ALF Suspected of Stealing Beagle Puppies, Dogs in Italy - On November 24, a group of about ten activists possibly with the extremist group Animal Liberation Front (ALF), stole a total of 128 beagles from a dog-breeding farm in northern Italy, according to the Herald Sun, an Australian newspaper. The activists spray-painted "Murderers" and "ALF will free all," on the walls of the farm, which is located about 50 miles west of Bologna. The beagles were to be used in scientific studies, as opposed to the other 800 puppies at the farm, which were left alone.

    Main Suspect in Dutch Activist Murder Confesses - On November 22, Volkert van der Graaf confessed to the murder of Pim Fortuyn, a Dutch populist politician. Fortuyn was killed in May and in September Mr. van der Graaf ended a 69-day hunger strike protesting the conditions of the prison where he was held (NABR UPDATE, Vol. XXIII, Nos. 9, 20). As reported by the Associated Press, he told the Amsterdam district attorney's office that he was concerned about Fortuyn's "prejudiced political ideas" and their effect in the Netherlands. Van der Graaf also divulged that he acted alone and that no one else knew of his plan to murder Fortuyn. Hearings on the case could begin next year and van der Graaf faces a possible life sentence, a relative rarity in the Netherlands.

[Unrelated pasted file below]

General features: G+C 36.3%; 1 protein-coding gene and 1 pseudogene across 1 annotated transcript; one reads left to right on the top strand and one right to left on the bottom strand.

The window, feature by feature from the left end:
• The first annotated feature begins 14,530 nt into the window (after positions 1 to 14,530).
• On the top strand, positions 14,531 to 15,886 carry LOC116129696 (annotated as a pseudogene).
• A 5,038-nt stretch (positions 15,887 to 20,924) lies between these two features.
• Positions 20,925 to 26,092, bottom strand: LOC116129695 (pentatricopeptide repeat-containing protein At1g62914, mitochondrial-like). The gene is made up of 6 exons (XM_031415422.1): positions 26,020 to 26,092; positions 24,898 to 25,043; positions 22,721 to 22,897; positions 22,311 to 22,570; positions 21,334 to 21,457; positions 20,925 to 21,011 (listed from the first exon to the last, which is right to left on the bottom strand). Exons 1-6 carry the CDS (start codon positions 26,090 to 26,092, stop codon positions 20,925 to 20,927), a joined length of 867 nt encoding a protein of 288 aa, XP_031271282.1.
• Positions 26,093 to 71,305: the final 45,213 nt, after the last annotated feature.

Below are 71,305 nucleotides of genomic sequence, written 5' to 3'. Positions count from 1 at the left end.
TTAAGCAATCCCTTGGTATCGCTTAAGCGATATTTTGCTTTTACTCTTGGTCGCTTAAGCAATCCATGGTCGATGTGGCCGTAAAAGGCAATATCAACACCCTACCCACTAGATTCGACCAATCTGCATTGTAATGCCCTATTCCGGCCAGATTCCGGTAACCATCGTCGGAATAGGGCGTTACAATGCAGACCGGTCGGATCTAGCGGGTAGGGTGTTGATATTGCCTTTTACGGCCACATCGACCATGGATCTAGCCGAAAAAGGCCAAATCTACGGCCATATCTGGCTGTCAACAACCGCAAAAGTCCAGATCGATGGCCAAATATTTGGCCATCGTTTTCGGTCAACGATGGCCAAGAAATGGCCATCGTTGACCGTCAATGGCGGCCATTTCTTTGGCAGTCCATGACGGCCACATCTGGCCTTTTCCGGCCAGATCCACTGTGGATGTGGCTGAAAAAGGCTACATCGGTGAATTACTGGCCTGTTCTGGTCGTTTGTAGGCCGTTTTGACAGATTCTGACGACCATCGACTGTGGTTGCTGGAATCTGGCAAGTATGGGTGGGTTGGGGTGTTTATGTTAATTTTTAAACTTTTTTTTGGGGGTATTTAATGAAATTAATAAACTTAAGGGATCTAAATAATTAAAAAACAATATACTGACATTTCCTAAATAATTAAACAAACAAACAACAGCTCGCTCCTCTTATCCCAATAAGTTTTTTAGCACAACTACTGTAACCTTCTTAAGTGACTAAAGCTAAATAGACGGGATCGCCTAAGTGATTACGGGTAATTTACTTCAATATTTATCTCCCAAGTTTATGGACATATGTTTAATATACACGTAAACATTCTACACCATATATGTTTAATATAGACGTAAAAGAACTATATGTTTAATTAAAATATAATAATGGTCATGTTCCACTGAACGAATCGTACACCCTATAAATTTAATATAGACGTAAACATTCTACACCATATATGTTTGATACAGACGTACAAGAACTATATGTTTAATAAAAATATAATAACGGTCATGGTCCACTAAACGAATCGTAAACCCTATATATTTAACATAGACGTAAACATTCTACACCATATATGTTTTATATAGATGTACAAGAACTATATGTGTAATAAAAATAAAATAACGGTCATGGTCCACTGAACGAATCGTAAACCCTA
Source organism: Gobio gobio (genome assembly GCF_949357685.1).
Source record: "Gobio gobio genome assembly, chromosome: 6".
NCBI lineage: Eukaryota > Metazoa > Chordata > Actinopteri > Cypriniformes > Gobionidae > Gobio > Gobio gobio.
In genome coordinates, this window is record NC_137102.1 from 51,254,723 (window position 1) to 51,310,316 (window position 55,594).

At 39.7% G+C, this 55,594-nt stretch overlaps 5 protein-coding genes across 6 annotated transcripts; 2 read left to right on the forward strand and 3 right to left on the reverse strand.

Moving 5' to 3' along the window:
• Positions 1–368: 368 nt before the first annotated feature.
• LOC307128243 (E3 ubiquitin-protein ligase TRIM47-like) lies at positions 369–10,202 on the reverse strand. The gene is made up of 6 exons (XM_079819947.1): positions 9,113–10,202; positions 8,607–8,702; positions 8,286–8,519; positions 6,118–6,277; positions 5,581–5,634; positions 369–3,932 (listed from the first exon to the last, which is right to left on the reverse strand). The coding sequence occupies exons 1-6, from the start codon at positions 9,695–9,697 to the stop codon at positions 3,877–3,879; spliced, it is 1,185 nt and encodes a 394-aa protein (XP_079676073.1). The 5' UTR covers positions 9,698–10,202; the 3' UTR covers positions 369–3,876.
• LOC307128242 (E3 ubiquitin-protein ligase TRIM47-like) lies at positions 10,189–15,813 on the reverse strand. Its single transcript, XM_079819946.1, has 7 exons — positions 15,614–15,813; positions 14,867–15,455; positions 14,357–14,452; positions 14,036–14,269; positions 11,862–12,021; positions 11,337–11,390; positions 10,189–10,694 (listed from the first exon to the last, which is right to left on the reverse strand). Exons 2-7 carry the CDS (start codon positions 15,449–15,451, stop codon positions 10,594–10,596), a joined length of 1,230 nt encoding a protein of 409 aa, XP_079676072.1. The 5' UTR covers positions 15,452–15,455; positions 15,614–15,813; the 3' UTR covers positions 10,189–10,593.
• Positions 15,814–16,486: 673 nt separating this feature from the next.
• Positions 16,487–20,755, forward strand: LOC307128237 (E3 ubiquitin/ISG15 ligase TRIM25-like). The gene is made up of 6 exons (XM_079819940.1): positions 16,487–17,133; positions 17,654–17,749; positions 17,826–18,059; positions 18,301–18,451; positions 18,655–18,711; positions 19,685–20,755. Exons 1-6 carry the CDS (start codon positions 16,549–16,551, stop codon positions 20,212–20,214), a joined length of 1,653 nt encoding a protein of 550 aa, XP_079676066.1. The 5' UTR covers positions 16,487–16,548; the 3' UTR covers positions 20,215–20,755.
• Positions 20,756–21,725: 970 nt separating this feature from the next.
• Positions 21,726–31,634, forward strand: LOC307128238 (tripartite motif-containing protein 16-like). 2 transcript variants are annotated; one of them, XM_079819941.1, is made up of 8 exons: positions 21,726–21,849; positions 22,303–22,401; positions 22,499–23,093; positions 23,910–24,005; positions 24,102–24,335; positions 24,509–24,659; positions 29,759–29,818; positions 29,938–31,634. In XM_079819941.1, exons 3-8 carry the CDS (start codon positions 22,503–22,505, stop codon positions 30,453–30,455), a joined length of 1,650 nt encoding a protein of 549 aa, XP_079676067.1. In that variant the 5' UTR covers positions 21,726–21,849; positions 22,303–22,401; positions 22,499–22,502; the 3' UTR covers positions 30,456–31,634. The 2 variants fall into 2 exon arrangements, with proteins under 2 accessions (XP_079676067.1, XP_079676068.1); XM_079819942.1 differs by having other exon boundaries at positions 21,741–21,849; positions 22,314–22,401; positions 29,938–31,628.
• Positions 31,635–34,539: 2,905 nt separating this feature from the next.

NABR Board of Directors Chair B. Taylor Bennett, D.V.M. was a panelist at the Scientists Center for Animal Welfare (SCAW) meeting, held December 9-10 in New Orleans, LA. Dr. Bennett discussed euthanasia issues at the meeting, which was entitled "Challenges in Laboratory Animal Research and IACUC Responsibility." The meeting was also sponsored by the University of Texas Health Science Center at San Antonio, the Office of Laboratory Animal Welfare and Tulane University. NABR Vice President Tracy Fortson also attended the meeting during which issues related to federal regulations and guidelines; industry strategies for improving animal welfare; USDA and Freedom of Information Act disclosures; and crisis and emergency planning were discussed.